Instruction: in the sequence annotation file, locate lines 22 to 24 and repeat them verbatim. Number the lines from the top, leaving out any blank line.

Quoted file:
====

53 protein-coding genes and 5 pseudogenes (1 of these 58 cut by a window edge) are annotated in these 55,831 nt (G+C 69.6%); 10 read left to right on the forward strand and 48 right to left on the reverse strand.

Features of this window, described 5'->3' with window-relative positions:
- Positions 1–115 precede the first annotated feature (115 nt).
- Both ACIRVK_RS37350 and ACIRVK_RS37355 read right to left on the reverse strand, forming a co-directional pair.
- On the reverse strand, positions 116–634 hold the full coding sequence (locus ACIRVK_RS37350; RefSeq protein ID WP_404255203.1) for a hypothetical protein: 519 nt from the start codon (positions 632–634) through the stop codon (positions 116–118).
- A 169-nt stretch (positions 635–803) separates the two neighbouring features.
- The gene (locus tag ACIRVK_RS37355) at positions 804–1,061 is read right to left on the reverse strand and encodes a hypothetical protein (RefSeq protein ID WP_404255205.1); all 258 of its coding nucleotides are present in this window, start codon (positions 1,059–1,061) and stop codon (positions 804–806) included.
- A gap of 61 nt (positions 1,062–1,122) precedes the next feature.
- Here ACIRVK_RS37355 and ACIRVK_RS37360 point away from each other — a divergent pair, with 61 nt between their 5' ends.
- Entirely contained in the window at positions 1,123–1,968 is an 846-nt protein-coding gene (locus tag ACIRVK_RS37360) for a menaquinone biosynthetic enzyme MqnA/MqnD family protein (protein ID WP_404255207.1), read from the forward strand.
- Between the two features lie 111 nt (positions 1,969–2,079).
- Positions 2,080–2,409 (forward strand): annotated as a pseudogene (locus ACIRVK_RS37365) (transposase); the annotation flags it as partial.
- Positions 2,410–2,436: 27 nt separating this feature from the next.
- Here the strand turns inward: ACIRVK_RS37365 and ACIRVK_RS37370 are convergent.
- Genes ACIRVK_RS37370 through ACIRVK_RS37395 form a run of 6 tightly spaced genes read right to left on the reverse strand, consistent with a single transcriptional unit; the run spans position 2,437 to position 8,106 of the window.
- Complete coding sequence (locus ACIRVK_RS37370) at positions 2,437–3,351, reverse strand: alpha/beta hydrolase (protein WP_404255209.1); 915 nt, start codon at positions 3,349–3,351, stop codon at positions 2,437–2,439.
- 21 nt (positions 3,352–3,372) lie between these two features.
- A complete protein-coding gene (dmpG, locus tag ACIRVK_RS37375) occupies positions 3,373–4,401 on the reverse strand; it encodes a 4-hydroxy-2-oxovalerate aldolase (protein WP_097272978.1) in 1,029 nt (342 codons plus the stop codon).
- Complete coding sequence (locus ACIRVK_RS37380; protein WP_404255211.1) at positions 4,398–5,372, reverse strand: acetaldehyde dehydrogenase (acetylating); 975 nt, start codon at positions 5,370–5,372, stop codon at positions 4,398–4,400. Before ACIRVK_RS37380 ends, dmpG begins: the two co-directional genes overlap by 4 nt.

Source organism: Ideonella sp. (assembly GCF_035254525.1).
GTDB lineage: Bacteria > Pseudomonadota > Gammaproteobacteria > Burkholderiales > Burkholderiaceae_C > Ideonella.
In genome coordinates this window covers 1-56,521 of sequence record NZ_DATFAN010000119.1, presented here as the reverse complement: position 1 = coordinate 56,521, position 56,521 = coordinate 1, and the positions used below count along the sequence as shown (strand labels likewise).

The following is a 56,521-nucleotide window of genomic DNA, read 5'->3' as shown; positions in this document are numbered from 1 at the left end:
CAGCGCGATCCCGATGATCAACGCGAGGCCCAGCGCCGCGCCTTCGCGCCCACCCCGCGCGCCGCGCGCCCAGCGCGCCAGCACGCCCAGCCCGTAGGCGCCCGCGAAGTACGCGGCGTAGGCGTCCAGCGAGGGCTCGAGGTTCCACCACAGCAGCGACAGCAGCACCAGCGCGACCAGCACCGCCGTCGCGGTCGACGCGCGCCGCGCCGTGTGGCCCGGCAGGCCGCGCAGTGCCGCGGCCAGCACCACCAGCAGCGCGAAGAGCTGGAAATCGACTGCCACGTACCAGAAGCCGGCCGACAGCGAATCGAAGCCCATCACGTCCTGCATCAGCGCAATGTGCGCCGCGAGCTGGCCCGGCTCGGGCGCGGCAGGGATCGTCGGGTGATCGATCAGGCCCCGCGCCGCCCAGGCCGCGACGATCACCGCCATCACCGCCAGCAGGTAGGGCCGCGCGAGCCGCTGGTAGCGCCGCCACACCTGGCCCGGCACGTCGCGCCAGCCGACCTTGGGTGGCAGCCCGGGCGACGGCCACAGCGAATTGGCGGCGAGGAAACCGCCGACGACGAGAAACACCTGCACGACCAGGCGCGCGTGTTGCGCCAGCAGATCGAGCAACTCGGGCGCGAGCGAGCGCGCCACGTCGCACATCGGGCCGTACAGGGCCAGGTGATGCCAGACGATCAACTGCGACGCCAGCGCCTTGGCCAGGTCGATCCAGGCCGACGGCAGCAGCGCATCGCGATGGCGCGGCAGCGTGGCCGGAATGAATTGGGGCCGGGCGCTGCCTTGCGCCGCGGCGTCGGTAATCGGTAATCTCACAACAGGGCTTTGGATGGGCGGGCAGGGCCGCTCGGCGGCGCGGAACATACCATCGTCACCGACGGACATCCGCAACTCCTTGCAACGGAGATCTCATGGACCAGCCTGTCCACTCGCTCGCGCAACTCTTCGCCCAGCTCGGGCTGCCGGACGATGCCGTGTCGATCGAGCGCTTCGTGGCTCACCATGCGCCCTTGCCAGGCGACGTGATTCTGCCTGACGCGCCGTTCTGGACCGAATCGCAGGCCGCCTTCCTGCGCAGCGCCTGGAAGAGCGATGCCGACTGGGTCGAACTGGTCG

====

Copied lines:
In genome coordinates this window covers 1-56,521 of sequence record NZ_DATFAN010000119.1, presented here as the reverse complement: position 1 = coordinate 56,521, position 56,521 = coordinate 1, and the positions used below count along the sequence as shown (strand labels likewise).

The following is a 56,521-nucleotide window of genomic DNA, read 5'->3' as shown; positions in this document are numbered from 1 at the left end:
CAGCGCGATCCCGATGATCAACGCGAGGCCCAGCGCCGCGCCTTCGCGCCCACCCCGCGCGCCGCGCGCCCAGCGCGCCAGCACGCCCAGCCCGTAGGCGCCCGCGAAGTACGCGGCGTAGGCGTCCAGCGAGGGCTCGAGGTTCCACCACAGCAGCGACAGCAGCACCAGCGCGACCAGCACCGCCGTCGCGGTCGACGCGCGCCGCGCCGTGTGGCCCGGCAGGCCGCGCAGTGCCGCGGCCAGCACCACCAGCAGCGCGAAGAGCTGGAAATCGACTGCCACGTACCAGAAGCCGGCCGACAGCGAATCGAAGCCCATCACGTCCTGCATCAGCGCAATGTGCGCCGCGAGCTGGCCCGGCTCGGGCGCGGCAGGGATCGTCGGGTGATCGATCAGGCCCCGCGCCGCCCAGGCCGCGACGATCACCGCCATCACCGCCAGCAGGTAGGGCCGCGCGAGCCGCTGGTAGCGCCGCCACACCTGGCCCGGCACGTCGCGCCAGCCGACCTTGGGTGGCAGCCCGGGCGACGGCCACAGCGAATTGGCGGCGAGGAAACCGCCGACGACGAGAAACACCTGCACGACCAGGCGCGCGTGTTGCGCCAGCAGATCGAGCAACTCGGGCGCGAGCGAGCGCGCCACGTCGCACATCGGGCCGTACAGGGCCAGGTGATGCCAGACGATCAACTGCGACGCCAGCGCCTTGGCCAGGTCGATCCAGGCCGACGGCAGCAGCGCATCGCGATGGCGCGGCAGCGTGGCCGGAATGAATTGGGGCCGGGCGCTGCCTTGCGCCGCGGCGTCGGTAATCGGTAATCTCACAACAGGGCTTTGGATGGGCGGGCAGGGCCGCTCGGCGGCGCGGAACATACCATCGTCACCGACGGACATCCGCAACTCCTTGCAACGGAGATCTCATGGACCAGCCTGTCCACTCGCTCGCGCAACTCTTCGCCCAGCTCGGGCTGCCGGACGATGCCGTGTCGATCGAGCGCTTCGTGGCTCACCATGCGCCCTTGCCAGGCGACGTGATTCTGCCTGACGCGCCGTTCTGGACCGAATCGCAGGCCGCCTTCCTGCGCAGCGCCTGGAAGAGCGATGCCGACTGGGTCGAACTGGTCG